Yesterday was a rare day of contemplation here in the Lair as I pondered the special relationship that exists between mothers and children.  It came to my attention as I was watching a mother deer nursing her fawn in our front yard.

To be honest, my initial reaction was to rue the silly local laws that forbid the discharge of firearms in a residential area as they were munching on our shrubbery.  The a state park in the backyard that full of stuff to eat - why pick on my yard?

Once I had stop railing about the infringement of my 2nd amendment rights, I was able to think back on the special relationship that a mother shares with her child.

Queue fading harp music......

A few hours later I was confronted with another scene of a mother and child as my son has just returned from his summer internship in San Francisco and has decided to grace us with his presence for 2 whole days before returning to Carnegie-Mellon for his senior year.

Of course he's a bit larger than the fawn coming in at 6'4" and has the lithe and delicate frame of an offensive lineman.  But he does share one likely characteristic with the fawn - he's terrified of his mothers wrath (as am I).

Sigh, he heads back to school today for his last (hopefully) year of college.

Any of you want to hire a soon-to-be CMU grad with degree in stats and robotics?  He's really good at lifting heavy stuff.

I really can't afford to feed him any more.

Monday, August 22, 2016

Test Dungeon Terrain Section

 Dungeon Terrain?  On a Historical Miniatures blog?  Blasphemy I say!

Well, no, it's not really blasphemy.  I just need a change of pace and am thinking about doing something a bit daft for next year's Historicon game that may mix historical and fantasy - shall we say "Muskets and Dragons" or even "Bolt-Grave"?  But more on that another time....

If one is going to do a fantasy game, one needs some dungeon terrain.   There a lot of commercially available terrain sets out there which are all patterned of the 2x2x2inch cube format used by Dwarven Forge.  DF makes great stuff but it's expensive and also "small".  I wanted to have a bit bigger feel, so I decided to mock up a sectional piece.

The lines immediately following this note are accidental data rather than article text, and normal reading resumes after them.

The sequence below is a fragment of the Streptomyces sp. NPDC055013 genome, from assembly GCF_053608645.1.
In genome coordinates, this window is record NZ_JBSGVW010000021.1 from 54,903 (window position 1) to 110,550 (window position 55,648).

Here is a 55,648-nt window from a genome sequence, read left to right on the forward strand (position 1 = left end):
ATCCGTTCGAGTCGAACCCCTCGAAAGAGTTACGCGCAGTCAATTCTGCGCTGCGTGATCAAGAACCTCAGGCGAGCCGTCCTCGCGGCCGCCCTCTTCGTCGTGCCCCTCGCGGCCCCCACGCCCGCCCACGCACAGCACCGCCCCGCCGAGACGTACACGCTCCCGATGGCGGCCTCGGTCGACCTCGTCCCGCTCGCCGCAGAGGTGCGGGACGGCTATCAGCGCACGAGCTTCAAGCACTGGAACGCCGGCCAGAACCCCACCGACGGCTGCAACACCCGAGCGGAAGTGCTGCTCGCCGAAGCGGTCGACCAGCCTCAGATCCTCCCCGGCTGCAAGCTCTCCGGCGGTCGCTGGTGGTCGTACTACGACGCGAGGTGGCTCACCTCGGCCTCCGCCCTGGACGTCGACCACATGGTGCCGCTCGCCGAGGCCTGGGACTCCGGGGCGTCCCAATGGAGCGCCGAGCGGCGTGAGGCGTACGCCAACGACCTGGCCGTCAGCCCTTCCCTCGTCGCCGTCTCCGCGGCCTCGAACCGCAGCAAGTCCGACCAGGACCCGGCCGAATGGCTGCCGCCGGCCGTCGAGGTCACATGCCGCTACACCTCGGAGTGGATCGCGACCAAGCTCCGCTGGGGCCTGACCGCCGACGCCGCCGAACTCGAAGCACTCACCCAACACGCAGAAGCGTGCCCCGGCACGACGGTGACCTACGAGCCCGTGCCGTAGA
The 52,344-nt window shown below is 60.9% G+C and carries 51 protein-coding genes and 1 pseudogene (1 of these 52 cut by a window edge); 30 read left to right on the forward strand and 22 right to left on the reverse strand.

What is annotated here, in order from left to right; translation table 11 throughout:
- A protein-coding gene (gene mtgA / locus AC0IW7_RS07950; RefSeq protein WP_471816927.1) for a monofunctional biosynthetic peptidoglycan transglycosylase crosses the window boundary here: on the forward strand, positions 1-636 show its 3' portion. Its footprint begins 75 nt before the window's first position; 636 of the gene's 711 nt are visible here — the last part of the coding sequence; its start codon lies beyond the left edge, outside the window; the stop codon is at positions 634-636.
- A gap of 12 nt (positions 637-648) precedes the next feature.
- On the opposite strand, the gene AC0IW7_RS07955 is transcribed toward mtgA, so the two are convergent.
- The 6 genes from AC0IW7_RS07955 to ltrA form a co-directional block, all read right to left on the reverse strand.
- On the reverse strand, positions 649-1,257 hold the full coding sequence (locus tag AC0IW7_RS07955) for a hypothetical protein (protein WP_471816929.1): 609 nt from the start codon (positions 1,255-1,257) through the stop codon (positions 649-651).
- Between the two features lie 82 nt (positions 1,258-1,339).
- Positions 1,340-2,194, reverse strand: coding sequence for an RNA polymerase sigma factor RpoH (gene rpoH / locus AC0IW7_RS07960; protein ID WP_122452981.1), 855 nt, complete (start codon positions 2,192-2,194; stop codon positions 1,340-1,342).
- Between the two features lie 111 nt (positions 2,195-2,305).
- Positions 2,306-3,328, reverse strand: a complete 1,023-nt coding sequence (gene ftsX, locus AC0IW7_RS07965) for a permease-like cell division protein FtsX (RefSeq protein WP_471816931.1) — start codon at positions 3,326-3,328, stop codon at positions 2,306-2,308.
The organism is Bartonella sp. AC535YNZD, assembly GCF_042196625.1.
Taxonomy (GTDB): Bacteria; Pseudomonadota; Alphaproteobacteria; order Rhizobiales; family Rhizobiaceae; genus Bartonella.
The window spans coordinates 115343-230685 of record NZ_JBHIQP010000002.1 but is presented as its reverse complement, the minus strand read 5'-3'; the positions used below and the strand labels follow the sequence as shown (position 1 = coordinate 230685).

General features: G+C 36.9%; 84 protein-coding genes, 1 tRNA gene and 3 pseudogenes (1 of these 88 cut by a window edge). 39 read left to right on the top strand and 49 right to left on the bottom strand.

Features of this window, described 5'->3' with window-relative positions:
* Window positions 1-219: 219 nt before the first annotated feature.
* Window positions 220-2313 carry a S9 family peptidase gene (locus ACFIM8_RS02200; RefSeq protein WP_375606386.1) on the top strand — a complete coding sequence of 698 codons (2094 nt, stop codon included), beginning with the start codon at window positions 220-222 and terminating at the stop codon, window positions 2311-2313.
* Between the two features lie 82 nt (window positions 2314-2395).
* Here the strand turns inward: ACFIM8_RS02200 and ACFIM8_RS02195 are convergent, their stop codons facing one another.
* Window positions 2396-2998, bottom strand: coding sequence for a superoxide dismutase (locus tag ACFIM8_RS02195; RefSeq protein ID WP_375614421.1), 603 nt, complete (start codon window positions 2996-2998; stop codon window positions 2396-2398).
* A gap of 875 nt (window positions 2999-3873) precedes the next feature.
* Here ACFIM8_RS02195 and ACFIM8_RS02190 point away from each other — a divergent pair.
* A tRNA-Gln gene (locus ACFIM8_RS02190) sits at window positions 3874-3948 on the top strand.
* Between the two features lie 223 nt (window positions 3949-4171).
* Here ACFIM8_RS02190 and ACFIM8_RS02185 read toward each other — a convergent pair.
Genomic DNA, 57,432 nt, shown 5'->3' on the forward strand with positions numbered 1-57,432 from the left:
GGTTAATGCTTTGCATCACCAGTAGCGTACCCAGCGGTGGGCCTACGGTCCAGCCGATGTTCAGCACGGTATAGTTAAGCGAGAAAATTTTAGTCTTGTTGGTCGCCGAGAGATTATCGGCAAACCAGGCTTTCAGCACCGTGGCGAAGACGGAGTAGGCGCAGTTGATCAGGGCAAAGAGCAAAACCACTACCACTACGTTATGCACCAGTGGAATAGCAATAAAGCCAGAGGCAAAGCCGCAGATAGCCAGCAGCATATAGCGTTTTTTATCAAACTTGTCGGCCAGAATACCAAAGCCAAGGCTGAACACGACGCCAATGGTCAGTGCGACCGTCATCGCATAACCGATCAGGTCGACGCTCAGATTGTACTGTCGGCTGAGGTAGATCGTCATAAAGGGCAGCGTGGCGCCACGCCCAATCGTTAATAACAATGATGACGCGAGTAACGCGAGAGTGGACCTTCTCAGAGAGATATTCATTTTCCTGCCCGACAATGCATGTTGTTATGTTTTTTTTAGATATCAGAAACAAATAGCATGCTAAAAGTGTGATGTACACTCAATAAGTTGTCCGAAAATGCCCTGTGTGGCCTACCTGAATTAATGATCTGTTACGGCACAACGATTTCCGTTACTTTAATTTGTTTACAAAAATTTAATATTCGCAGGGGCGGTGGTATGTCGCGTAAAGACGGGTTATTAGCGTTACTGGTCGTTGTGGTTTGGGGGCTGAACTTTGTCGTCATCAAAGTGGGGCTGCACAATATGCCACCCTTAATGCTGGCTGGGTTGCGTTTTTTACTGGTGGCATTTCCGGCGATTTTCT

After some deliberation, I'm going to try out building 6x6 inch sectional pieces and want to test the concept with a simple corridor section.  It's made out of 1 inch think extruded polystyrene insulation foam (EPS).  I cut 3 4x6" pieces to form the floor and walls.  I went with one inch for several reasons: (i) its strong so will resit wear and tear, (ii) it comes in easy to work with 2x2ft sections from home depot and (iii) having one inch to work with on the floor sections will allow some ability to add "depth" for canyons/crevices and maybe even some LED lighting.  For the test I mounted the EPS on matt board but will likely move to 1/8 inch hard board for the "real" sections.

 A shot with a 28mm figure for scale.  I like the look of the four inch wide corridor.  You can also see some experiments for detailing .  Before glueing I marked the stone "blocks" using a sharpie marker and ruler.  One inch squares for the floor and 1x2 inch blocks for the walls.  I tried several methods to make the indentations between the blocks and found using a 1/8 inch wide kabob skewer worked best when going with the grain of the EPS.  When going against the grain I used an exact knife and cut a very sallow "v" groove - a bit tedious but it worked.

The section was primed with black acrylic paint.

 Another fascinating shot of the black primed test section.  When working with EPS only use acrylic (water based) paints.  Non-acrylics just end up melting the EPS.

After waiting a few hours for the primer to dry the next step was to paint on a basic very and then highlight with white.
The completed test piece with some figures to show how it looks "in action" with some of my Saga Vikings vs a random GW Troll.  It did strike me that if you have a few saga armies, you've got more than enough dungeon explores for classic D&D.

I think the test section came out rather well but the walls are two high.  It would be difficult to get a measuring tape or fingers in there.  I think if I reduced the effective wall height from 3 inches to 2 the playability will increase sharply with out loosing to much of the dungeon feel.

My preliminary plan for the HCON game needs 6x4 feet of dungeon, which means a minimum of 96 tiles to build.  I think that may be a fun project for the winter.

What do you think?

In planning this little project, I did stumble over a lot of helpful you tube videos

Storm the Castle 3D Dungeon Terrain

The DMGInfo

While the game concept is a bit silly from a historical viewpoint, the terrain making will be a lot of fun and its' still you soldiers.  I just need a break from big, set-piece battles for a bit.





Tuesday, August 16, 2016

Tomatoes!

 Not really gaming related, but  perhaps gaming sustanence related - our tomatoes are coming in. We've got tons of them....